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Русскоязычная Япония. Русские в Японии.
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Crossing cultural lines for business: Russia and Japan

The Moscow News

Amid efforts to develop Russia and Japan's economic relations, the questions of culture in business constantly hover in the background.

In April, Russian state foreign investment bank Vneshekonombank (VEB), the Russian Direct Investment Fund and the Japan Bank of International Cooperation agreed to establish a $1-billion bilateral investment platform.

Similarly, on October 30, a simplified visa regime came into effect, allowing Russian holders of 90-day Japanese visas to obtain three-year visas more easily, a rule aimed mainly at businesspeople, scholars, athletes and performers.



As things stand

In 2012, trade between the two countries increased by 13 percent to reach $33.5 billion, said a statement on the website of the Russian Embassy in Tokyo. Japan is the ninth largest importer of Russian goods, over 98 percent of which are raw materials, including oil and gas, metals, coal and timber.

The majority of Japan's exports, meanwhile, are manufactured products such as cars, trucks, and equipment for the construction, medical, broadcasting, printing and energy industries, the statement said. Japan is also among the top 10 foreign investors in Russia, with $10.7 billion of cumulative investment in 2012, and about 270 Japanese companies work here.

Russia's business presence in Japan, however, is still insignificant. The targets of the investment platform identified by the RDIF are projects in the Russian Far East: urban and infrastructure development, alternative energy sources and health care technology.

Culture in business

The desire for greater economic interaction can be complicated by the different perspectives each party brings to negotiations. When cross-cultural dialogue is involved, sealing agreements requires understanding the other party's background, in addition to what it is seeking to achieve.

Valery Kistanov, director of the Center for Japanese Research at the Russian Academy of Sciences' Institute for Far East Studies, said that a key difference between Russian and Japanese cultures is that Japanese tend to be more oriented to working in groups, whereas Russians tend to be more individualistic.

"The [Japanese] have an island psychology, and we have a continental psychology and culture," he told The Moscow News. "If you take collectives, then maybe Japanese collectives work more effectively, but if you talk about an individual plan, then I think a Russian by his very character is more energetic, enterprising, willing to take initiative, pays less attention to all kinds of rules and limits."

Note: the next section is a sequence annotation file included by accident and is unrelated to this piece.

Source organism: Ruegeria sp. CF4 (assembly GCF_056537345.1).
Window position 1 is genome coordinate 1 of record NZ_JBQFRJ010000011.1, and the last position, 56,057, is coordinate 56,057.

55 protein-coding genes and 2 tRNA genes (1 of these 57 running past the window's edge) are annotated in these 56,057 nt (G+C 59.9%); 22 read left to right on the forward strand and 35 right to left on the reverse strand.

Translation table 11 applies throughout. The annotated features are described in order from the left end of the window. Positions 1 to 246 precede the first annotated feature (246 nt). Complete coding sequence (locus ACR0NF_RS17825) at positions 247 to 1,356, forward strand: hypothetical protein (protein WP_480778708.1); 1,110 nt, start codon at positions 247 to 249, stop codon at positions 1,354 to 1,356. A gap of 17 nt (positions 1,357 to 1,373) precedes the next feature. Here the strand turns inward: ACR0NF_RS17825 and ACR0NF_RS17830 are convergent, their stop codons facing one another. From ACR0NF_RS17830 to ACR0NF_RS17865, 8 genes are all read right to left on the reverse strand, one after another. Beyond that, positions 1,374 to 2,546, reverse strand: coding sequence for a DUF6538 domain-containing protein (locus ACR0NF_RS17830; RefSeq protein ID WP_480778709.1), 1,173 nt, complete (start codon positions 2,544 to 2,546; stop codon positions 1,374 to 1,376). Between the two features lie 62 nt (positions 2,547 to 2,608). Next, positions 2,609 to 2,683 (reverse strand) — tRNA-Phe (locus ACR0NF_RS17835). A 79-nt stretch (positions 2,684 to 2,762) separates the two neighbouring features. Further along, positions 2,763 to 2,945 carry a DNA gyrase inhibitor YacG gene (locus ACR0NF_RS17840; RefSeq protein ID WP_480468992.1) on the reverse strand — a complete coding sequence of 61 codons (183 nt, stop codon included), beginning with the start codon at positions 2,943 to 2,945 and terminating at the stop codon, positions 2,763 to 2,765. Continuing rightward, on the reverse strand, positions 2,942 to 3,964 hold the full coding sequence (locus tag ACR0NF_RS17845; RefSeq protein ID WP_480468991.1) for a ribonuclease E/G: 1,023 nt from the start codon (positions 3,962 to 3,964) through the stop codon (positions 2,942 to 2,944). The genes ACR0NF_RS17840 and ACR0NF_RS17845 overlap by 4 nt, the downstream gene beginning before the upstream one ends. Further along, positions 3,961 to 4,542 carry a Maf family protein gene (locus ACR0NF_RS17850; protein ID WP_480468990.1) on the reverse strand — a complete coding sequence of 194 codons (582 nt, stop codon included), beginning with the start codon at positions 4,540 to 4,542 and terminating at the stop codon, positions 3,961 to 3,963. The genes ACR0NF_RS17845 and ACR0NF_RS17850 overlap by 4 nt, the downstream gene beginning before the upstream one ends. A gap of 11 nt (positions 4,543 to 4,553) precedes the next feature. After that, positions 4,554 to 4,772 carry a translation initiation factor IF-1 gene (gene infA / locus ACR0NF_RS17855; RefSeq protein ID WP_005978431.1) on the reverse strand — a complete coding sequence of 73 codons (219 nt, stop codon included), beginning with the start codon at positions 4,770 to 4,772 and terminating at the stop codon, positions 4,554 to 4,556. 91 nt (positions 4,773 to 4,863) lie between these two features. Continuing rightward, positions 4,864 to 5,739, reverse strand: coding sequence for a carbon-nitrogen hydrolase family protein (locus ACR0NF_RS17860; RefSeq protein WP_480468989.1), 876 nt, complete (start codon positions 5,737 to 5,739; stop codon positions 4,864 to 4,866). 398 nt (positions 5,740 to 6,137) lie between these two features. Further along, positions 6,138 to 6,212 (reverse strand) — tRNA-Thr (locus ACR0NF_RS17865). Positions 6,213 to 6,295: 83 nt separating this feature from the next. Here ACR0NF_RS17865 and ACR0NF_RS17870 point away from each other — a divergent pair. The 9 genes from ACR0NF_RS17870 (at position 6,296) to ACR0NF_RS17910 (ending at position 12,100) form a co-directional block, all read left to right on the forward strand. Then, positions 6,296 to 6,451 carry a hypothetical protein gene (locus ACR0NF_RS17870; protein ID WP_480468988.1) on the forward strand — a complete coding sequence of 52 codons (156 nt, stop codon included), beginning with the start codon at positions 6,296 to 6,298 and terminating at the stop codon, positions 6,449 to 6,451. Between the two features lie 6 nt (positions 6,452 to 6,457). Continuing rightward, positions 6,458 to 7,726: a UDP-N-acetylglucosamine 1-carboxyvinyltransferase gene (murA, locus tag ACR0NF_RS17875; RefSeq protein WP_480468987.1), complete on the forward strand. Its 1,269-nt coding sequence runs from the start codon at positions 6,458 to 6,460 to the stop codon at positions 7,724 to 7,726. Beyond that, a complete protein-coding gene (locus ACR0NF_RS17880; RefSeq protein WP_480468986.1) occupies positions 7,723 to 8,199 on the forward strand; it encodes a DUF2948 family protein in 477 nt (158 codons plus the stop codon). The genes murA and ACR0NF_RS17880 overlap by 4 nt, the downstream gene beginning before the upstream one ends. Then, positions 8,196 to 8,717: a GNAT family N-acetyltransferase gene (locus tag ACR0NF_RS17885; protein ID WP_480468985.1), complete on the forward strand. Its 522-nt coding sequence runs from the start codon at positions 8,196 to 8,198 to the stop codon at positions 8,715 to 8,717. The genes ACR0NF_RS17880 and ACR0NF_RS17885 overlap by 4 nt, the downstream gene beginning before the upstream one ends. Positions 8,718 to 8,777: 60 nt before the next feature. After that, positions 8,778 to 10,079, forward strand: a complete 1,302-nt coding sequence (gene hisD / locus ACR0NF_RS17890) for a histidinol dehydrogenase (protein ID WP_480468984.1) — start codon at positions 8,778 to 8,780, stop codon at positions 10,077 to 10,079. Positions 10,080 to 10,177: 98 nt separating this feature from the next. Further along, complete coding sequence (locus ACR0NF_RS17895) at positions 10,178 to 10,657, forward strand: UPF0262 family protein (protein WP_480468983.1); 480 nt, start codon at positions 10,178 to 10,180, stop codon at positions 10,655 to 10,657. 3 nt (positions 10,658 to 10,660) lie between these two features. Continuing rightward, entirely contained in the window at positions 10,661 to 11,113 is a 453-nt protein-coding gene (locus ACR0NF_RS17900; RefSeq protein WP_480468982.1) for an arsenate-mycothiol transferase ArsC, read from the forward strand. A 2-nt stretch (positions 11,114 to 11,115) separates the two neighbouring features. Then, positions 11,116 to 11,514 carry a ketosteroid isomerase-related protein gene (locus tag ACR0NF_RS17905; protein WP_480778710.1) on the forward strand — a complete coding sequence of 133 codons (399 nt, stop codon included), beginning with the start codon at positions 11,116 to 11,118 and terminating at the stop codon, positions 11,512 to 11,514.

For Nadezha Yavdolyuk, executive director of the Silver Archer prize for public relations, the difference is reflected in the Japanese tradition of spending a whole career at one company.

"A long, even lifelong service at one company in Japan was considered a model of a career," she told The Moscow News in an e-mail. "In Russia there is no such criterion of success. Personal qualities are more important, education and sometimes the ability to push on ahead, take responsibility for very big projects, risk."

Perceptions of time

Japanese companies also tend to make decisions more slowly and deliberately, reacting less to revolutions in industry - as Russian companies can - than moving along a single path.

"One of the special qualities of a business relationship is a different sense of time. In Russian companies, there is a rapid turn in events," Yavdolyuk said. "In Japanese [companies], there is no ‘turn in events,' life simply flows. All decisions are prepared carefully, are weighed, are checked."

Directness in communications is another contrast. Instead of expressing disagreement over a project openly, Japanese negotiators will pick their words carefully.

"If Russians are more open and say more directly what they think and what they want, Japanese often express their thoughts more covertly, in allusions," Kistanov said. "The Japanese expressions ‘Maybe,' ‘I'll think about it,' can mean, in fact, a denial."

Masato Nakamura, a vice president at Panasonic in Moscow, told The Moscow News that he had not noticed much in terms of differences in behavior between Russians and Japanese at business meetings, but agreed that there is a greater directness in Russian communication.

"The Japanese style of communication is more ‘high-context' and the Russian style is relatively ‘low-context,' which means more direct expression is required," he said in an e-mail. "This difference is not unique to Japanese-Russian [communication], but it's [a] matter of multicultural communication."

Living for five years in Europe and heading up Panasonic's security system business in the EU for more than 15 years, he said he had noticed different communication styles even among European cultures, especially in the level of context.

A community spirit

One similarity between the two countries lies in their histories as agricultural states, Kistanov said, a status that lasted into the 20th century.

"Russia and Japan were at one time farming societies, with a farming population, and thus a community spirit is characteristic of Russia and Japan to this day," he said.

While the contrasts are difficult to grasp, an ability to understand them can make negotiations more fruitful.

The Moscow News is hosting a symposium via videolink between Moscow and Tokyo at the RIA Novosti Press Center on Monday, November 18, at 10 a.m. Moscow time. For more information, see http://www.themoscownews.com/conferences/20131105/192026984/The-role-of-business-and-media-in-the-Russian-Japanese-cultural.html

The Moscow News
Tags: россия - япония
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promo mishajp november 27, 2011 01:54
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